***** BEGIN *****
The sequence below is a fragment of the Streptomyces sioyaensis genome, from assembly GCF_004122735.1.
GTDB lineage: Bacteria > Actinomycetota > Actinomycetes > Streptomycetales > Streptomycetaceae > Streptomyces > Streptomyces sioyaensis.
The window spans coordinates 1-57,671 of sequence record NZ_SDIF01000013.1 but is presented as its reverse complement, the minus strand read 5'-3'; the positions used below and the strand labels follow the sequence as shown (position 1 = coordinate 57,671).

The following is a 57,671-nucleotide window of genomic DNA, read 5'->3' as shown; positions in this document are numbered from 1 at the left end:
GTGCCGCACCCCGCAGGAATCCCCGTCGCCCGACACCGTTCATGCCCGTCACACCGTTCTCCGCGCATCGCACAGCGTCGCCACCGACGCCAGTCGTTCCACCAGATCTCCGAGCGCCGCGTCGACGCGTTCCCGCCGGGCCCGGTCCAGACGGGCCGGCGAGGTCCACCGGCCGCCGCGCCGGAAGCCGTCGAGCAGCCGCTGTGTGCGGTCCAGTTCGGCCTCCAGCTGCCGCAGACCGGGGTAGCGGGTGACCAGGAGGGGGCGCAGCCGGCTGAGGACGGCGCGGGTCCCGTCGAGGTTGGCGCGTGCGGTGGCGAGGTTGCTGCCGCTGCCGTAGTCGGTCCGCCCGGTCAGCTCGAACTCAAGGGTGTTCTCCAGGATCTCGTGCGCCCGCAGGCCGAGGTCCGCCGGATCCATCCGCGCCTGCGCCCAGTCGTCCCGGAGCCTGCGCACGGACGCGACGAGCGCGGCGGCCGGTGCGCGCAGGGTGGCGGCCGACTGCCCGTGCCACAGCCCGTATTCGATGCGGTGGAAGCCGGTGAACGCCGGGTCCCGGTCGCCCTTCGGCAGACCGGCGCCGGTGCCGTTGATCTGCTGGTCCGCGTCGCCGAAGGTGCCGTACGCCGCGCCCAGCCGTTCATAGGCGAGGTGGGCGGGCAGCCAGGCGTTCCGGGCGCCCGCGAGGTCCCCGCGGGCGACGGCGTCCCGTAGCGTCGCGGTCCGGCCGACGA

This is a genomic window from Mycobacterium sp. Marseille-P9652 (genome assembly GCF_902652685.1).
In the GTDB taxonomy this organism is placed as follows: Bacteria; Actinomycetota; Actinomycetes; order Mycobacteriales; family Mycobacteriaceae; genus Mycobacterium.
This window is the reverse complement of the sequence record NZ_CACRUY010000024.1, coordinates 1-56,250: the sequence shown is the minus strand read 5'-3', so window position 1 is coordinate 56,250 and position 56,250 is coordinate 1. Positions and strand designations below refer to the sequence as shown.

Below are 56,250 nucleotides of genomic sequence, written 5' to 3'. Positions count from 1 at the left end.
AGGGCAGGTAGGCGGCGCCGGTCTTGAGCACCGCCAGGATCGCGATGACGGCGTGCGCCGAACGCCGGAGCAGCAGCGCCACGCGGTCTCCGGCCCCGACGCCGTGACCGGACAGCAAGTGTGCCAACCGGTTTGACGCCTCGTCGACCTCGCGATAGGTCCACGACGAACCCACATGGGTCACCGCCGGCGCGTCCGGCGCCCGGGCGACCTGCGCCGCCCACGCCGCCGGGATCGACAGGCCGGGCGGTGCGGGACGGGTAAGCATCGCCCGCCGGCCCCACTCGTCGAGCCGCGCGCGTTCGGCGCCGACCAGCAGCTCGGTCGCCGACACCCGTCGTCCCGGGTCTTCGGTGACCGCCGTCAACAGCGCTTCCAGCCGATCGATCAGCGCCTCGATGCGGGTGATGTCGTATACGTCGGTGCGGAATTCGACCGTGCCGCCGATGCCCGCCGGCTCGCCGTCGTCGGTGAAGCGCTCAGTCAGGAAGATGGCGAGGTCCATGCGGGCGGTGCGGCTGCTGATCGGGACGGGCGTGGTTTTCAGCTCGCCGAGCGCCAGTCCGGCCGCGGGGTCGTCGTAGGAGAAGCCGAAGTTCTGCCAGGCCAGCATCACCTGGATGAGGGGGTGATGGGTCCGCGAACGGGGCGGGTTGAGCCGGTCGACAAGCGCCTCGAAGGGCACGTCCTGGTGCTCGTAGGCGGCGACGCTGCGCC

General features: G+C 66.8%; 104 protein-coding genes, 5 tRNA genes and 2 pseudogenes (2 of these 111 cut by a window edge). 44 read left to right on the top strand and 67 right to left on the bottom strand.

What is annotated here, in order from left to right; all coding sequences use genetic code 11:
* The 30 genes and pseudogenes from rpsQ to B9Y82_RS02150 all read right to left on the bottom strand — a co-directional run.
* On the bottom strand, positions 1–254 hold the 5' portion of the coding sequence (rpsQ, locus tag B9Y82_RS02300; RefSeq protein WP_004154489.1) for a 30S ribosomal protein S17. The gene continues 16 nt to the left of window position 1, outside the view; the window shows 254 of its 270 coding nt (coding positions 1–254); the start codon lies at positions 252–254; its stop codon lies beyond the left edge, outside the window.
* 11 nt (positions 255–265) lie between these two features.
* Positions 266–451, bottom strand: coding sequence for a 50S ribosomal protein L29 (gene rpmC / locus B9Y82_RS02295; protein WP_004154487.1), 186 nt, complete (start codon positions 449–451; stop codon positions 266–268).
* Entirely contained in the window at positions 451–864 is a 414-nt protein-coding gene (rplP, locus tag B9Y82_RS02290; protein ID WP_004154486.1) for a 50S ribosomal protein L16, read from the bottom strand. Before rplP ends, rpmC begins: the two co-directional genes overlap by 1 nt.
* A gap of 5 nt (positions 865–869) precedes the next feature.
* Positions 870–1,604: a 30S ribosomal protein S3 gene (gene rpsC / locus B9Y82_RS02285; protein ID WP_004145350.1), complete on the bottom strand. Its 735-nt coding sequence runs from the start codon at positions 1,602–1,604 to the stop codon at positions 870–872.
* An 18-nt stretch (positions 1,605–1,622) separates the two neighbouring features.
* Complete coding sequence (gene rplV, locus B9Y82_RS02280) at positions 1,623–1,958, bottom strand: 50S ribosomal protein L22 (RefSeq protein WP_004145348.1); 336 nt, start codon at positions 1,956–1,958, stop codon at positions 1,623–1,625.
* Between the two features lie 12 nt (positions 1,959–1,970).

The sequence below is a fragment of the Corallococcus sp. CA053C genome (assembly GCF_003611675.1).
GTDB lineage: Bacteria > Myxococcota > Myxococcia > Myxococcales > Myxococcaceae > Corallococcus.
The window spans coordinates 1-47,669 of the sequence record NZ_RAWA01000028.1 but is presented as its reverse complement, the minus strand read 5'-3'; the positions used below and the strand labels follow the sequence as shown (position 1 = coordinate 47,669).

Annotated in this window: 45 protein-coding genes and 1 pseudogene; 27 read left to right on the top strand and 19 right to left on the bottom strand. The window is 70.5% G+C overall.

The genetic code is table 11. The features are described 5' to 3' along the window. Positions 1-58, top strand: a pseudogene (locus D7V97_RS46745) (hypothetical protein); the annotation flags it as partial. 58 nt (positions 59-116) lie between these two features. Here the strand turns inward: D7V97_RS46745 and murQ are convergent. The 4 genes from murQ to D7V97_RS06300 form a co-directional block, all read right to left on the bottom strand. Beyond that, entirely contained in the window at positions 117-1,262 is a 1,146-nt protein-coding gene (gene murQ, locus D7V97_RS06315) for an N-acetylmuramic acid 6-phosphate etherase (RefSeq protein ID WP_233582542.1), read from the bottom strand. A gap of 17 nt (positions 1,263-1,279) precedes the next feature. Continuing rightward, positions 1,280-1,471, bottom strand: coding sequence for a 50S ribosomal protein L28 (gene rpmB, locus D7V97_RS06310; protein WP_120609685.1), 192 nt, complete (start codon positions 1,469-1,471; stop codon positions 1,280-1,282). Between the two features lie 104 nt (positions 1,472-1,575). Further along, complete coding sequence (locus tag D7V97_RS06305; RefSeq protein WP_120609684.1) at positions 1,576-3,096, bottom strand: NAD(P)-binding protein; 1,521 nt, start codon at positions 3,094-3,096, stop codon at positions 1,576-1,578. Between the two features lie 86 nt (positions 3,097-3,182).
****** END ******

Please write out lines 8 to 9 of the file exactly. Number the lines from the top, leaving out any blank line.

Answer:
This window is the reverse complement of the sequence record NZ_CACRUY010000024.1, coordinates 1-56,250: the sequence shown is the minus strand read 5'-3', so window position 1 is coordinate 56,250 and position 56,250 is coordinate 1. Positions and strand designations below refer to the sequence as shown.

Below are 56,250 nucleotides of genomic sequence, written 5' to 3'. Positions count from 1 at the left end.